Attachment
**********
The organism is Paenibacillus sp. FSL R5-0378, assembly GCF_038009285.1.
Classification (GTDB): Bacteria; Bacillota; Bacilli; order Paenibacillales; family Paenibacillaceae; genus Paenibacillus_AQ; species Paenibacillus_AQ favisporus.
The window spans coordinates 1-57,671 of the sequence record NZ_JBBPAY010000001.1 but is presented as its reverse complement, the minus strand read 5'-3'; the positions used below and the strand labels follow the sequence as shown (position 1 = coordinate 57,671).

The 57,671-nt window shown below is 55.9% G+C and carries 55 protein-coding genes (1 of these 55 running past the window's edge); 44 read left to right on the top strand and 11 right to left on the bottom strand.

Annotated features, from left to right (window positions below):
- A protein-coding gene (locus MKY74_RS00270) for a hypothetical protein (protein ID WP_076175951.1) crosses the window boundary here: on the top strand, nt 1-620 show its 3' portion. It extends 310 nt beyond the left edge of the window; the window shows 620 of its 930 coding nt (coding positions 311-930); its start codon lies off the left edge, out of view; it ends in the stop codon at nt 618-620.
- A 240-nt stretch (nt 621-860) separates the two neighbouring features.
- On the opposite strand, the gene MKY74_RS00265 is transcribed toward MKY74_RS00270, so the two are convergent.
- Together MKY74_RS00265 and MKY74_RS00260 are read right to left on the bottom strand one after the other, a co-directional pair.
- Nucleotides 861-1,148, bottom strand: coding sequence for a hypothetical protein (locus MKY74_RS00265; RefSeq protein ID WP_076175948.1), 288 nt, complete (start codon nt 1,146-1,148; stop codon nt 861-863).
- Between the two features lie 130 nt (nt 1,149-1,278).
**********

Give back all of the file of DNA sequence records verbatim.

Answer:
The organism is Paenibacillus sp. FSL R5-0378, assembly GCF_038009285.1.
Classification (GTDB): Bacteria; Bacillota; Bacilli; order Paenibacillales; family Paenibacillaceae; genus Paenibacillus_AQ; species Paenibacillus_AQ favisporus.
The window spans coordinates 1-57,671 of the sequence record NZ_JBBPAY010000001.1 but is presented as its reverse complement, the minus strand read 5'-3'; the positions used below and the strand labels follow the sequence as shown (position 1 = coordinate 57,671).

The 57,671-nt window shown below is 55.9% G+C and carries 55 protein-coding genes (1 of these 55 running past the window's edge); 44 read left to right on the top strand and 11 right to left on the bottom strand.

Annotated features, from left to right (window positions below):
- A protein-coding gene (locus MKY74_RS00270) for a hypothetical protein (protein ID WP_076175951.1) crosses the window boundary here: on the top strand, nt 1-620 show its 3' portion. It extends 310 nt beyond the left edge of the window; the window shows 620 of its 930 coding nt (coding positions 311-930); its start codon lies off the left edge, out of view; it ends in the stop codon at nt 618-620.
- A 240-nt stretch (nt 621-860) separates the two neighbouring features.
- On the opposite strand, the gene MKY74_RS00265 is transcribed toward MKY74_RS00270, so the two are convergent.
- Together MKY74_RS00265 and MKY74_RS00260 are read right to left on the bottom strand one after the other, a co-directional pair.
- Nucleotides 861-1,148, bottom strand: coding sequence for a hypothetical protein (locus MKY74_RS00265; RefSeq protein ID WP_076175948.1), 288 nt, complete (start codon nt 1,146-1,148; stop codon nt 861-863).
- Between the two features lie 130 nt (nt 1,149-1,278).